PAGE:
Using Water Efficiently
Ideas for Utilities
Efficient water use can have major environmental, public health, and economic benefits by helping to improve water quality, maintain aquatic ecosystems, and protect drinking water resources. By using water more efficiently and by purchasing more water efficient products, we can also help mitigate the effects of drought. This list of measures is not meant to be comprehensive, but rather a starting point.
- Designate a water efficiency coordinator.
- Develop a water efficiency plan.
- Educate and involve employees, residents and school children in water efficiency efforts.
- Become a WaterSense Partner!
Policies and Programs to Encourage Efficient Water Use:
- Ensure the utility rate structure encourages water efficiency, or at least does not discourage it.
- Make retrofit kits for residences and businesses available free or at cost. Kits may contain WaterSense labeled faucet aerators, showerheads, leak detection tablets, and replacement valves.
- Promote water-efficient landscape practices for homeowners and businesses, especially those with large, irrigated properties. Practices include use of native plants, landscape renovation to reduce water use, use of irrigation professionals certified by a WaterSense labeled program and more efficient irrigation.
- Offer incentive programs (rebates/tax credits) to homeowners and businesses to encourage replacement of plumbing fixtures and appliances with water-efficient models.
- Conduct water–use audits of homes, businesses and industries. Audits provide users with invaluable information about how water is used and how usage might be reduced by specific measures.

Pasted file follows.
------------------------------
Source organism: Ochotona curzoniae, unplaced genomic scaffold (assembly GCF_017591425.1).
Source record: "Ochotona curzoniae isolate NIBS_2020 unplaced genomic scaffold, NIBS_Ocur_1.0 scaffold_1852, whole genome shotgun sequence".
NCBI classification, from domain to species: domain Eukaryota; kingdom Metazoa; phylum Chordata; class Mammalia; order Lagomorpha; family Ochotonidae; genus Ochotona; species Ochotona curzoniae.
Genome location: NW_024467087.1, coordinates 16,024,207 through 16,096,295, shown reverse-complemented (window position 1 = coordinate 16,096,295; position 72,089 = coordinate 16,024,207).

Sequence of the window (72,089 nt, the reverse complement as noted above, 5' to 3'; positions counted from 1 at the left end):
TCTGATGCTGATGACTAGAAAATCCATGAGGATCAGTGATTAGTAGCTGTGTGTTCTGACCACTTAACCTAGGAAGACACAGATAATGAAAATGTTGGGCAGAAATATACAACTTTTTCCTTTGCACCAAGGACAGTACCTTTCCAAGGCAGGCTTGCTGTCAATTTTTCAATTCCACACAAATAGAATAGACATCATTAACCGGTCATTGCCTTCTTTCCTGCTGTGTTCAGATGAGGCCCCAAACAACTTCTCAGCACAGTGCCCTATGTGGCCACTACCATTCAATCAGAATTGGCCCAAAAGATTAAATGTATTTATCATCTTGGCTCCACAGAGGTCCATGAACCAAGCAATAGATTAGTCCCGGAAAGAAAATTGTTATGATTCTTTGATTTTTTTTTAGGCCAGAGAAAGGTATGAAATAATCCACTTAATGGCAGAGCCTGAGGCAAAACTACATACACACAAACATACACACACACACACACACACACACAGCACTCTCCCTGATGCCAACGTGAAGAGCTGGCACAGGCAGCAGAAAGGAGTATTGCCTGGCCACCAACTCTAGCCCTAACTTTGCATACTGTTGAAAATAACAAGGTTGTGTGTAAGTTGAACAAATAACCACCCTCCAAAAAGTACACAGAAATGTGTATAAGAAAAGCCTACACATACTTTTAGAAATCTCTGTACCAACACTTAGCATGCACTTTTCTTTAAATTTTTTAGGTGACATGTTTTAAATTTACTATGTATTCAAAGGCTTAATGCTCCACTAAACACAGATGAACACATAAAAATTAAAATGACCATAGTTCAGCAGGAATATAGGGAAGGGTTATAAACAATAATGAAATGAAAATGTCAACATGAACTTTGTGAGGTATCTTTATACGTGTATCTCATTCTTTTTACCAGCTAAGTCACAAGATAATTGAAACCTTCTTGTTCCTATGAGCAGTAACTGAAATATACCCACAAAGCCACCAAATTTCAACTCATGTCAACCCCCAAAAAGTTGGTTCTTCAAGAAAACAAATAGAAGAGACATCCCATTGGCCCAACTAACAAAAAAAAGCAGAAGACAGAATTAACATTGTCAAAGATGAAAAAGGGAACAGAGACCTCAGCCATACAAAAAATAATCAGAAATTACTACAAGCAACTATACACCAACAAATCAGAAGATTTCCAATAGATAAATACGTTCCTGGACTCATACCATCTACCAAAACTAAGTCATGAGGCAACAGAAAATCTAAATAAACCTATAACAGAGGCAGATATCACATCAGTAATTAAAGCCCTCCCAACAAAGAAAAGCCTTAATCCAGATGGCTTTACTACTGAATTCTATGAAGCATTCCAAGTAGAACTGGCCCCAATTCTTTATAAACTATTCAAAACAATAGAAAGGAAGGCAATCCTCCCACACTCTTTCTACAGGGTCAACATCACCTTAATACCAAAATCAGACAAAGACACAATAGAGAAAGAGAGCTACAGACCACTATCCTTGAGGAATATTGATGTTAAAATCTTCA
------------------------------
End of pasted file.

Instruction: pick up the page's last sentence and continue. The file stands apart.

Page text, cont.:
- Consider how water efficiency programs can work with affordability programs to help customers in need. Read more about WaterSense partner experiences in Assistance that Saves: How WaterSense Partners Incorporate Water Efficiency into Affordability Programs
System Improvements—Keep a tight system, look at alternative sources:
- Implement a water-loss management program. Water losses may be real (e.g., from leaks) or apparent (e.g., meter inaccuracy, unauthorized consumption). AWWA has free audit software to help utilities get a handle on water loss.
- Utilities should strive for universal metering.
- Consider a reclaimed wastewater distribution system for non-potable uses.
- Ensure that fire hydrants are tamper proof.
- Equipment changes—set a good example by using water efficient equipment.
- Install high-efficiency WaterSense labeled toilets, or retrofit water-saving devices on existing ones.
- Install WaterSense labeled faucet aerators and showerheads in municipal buildings.
- As municipal appliances or equipment wear out, replace them with water-saving models.
- Eliminate "once-through" cooling of equipment with municipal water by recycling water flow to cooling tower or replacing with air-cooled equipment.
- Minimize the water used in space cooling equipment in accordance with manufacturer's recommendations. Shut off cooling units when not needed.
- Consider installing new water-saving pool filters.
- For a full list of municipal water efficiency measures, see Appendix A (PDF) (20 pp, 196 K, About PDF) of the U.S. EPA Water Conservation Plan Guidelines.
- EPA has developed a document that provides an overview of a range of best practices that utilities can undertake to avoid the need to expand their water supplies. Best Practices to Consider When Evaluating Water Conservation and Efficiency as an Alternative for Water Supply Expansion
- EPA’s Sustainable Infrastructure program highlights water efficiency strategies for water suppliers.
- AWWA’s Water Conservation Resource Community also has resources for utilities, including reports on water conservation planning and voluntary standards for water conservation and efficiency program operation and management.